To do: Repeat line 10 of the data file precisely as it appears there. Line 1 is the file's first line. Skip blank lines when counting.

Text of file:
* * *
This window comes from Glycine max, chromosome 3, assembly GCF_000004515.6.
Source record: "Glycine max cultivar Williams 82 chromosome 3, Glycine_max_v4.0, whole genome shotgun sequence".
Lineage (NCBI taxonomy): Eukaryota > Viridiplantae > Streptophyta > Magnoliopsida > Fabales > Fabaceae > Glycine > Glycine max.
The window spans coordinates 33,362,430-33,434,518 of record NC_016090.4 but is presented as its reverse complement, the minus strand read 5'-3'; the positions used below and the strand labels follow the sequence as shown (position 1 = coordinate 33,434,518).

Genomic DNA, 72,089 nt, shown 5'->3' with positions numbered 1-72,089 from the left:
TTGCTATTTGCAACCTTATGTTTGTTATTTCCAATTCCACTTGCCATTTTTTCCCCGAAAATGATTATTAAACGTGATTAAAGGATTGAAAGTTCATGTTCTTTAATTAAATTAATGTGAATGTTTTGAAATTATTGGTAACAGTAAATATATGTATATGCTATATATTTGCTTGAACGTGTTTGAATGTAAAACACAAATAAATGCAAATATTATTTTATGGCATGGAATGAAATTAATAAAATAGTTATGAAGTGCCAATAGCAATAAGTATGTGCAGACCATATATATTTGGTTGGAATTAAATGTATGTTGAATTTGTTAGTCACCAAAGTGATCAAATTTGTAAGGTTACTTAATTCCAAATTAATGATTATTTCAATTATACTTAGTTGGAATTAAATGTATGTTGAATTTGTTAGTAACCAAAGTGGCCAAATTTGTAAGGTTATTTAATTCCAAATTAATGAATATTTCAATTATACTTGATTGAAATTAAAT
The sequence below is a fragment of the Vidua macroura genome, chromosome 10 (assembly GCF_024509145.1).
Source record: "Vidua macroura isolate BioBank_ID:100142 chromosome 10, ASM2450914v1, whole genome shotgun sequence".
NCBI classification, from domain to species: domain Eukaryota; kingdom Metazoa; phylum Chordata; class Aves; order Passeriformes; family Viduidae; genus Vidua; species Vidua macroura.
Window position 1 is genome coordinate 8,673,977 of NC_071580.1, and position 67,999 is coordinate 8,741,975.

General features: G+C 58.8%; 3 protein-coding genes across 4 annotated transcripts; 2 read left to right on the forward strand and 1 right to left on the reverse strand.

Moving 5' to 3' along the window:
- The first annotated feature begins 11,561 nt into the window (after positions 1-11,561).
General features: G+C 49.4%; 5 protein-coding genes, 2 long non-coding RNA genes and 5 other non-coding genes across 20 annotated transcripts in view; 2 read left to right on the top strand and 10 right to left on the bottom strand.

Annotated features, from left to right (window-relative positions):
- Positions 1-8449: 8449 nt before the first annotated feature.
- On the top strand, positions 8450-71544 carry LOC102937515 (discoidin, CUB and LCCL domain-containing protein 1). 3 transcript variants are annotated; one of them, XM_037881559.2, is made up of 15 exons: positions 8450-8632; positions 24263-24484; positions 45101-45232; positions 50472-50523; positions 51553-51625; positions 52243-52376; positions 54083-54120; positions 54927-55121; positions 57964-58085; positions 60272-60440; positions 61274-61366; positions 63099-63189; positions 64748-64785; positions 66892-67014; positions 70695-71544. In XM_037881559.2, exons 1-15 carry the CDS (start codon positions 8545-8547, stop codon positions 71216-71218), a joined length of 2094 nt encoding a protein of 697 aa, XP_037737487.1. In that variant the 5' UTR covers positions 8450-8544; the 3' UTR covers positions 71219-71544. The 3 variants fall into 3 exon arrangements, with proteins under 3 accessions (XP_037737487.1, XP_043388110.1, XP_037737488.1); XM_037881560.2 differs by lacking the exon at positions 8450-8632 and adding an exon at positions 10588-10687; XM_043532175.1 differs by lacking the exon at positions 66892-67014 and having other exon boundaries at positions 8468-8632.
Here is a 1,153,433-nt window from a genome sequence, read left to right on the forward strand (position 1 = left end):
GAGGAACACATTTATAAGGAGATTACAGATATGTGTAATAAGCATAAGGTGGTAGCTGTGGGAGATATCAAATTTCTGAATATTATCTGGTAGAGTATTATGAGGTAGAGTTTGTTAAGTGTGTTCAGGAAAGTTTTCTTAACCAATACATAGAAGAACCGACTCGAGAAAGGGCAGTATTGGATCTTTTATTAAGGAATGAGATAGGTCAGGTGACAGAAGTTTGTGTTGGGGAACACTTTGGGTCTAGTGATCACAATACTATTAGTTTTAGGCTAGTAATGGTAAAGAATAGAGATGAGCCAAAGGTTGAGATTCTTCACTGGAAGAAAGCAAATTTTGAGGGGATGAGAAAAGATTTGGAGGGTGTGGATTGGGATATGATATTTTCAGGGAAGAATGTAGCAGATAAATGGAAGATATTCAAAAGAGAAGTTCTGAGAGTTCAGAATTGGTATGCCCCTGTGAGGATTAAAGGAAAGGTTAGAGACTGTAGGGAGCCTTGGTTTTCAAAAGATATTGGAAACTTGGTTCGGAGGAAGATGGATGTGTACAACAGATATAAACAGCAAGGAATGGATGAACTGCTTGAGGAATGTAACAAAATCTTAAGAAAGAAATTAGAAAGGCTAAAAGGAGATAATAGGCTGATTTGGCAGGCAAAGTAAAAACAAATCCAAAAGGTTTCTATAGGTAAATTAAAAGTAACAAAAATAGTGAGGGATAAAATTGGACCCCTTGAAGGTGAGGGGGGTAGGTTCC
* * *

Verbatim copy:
Window position 1 is genome coordinate 8,673,977 of NC_071580.1, and position 67,999 is coordinate 8,741,975.